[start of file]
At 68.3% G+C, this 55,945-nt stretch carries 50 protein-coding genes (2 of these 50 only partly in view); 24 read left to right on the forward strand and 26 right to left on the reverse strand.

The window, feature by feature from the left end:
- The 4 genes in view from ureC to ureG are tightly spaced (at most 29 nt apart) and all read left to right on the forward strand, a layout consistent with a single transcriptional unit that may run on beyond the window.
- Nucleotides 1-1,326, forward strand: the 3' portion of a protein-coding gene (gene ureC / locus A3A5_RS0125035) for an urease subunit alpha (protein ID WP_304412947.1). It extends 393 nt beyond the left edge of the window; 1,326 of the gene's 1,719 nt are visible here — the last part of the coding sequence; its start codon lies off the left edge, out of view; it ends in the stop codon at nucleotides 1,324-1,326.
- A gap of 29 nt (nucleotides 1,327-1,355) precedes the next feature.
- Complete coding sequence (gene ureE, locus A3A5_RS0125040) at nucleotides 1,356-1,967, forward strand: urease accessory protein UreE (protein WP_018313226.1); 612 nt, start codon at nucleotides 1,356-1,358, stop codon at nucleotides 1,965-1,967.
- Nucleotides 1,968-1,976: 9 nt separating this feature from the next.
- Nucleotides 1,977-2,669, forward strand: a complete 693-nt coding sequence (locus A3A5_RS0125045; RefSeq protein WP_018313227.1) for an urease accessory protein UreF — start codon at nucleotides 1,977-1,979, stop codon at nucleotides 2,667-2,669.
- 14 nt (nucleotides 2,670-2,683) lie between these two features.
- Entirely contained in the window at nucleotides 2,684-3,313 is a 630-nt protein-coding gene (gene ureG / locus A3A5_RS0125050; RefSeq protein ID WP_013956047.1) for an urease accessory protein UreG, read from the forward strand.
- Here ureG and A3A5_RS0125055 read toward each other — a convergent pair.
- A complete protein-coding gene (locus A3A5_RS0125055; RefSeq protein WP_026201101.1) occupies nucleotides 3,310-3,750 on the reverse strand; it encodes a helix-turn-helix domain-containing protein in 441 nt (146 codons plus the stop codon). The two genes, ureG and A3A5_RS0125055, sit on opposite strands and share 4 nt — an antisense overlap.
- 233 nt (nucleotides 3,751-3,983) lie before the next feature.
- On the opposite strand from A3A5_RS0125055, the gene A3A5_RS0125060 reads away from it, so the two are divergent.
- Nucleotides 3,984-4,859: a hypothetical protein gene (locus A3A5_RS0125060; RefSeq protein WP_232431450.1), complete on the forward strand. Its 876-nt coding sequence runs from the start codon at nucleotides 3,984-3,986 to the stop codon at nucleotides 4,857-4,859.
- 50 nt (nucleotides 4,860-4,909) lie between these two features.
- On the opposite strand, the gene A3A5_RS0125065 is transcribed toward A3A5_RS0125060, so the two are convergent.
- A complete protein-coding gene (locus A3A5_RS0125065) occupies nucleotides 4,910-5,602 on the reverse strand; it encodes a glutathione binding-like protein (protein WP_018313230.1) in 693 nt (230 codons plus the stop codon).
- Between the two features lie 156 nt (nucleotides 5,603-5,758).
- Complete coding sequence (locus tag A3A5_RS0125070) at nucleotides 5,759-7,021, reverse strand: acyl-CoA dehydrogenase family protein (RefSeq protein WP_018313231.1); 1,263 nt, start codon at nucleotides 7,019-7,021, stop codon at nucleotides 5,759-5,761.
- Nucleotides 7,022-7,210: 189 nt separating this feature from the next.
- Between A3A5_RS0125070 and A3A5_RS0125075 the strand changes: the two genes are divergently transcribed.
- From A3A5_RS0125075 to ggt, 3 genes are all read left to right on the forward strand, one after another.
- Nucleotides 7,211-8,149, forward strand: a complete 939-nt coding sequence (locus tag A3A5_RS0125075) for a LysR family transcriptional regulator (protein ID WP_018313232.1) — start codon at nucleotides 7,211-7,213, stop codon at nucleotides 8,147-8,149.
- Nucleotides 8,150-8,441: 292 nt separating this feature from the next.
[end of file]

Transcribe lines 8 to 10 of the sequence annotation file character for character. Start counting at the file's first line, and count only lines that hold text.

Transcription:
- Nucleotides 1,977-2,669, forward strand: a complete 693-nt coding sequence (locus A3A5_RS0125045; RefSeq protein WP_018313227.1) for an urease accessory protein UreF — start codon at nucleotides 1,977-1,979, stop codon at nucleotides 2,667-2,669.
- 14 nt (nucleotides 2,670-2,683) lie between these two features.
- Entirely contained in the window at nucleotides 2,684-3,313 is a 630-nt protein-coding gene (gene ureG / locus A3A5_RS0125050; RefSeq protein ID WP_013956047.1) for an urease accessory protein UreG, read from the forward strand.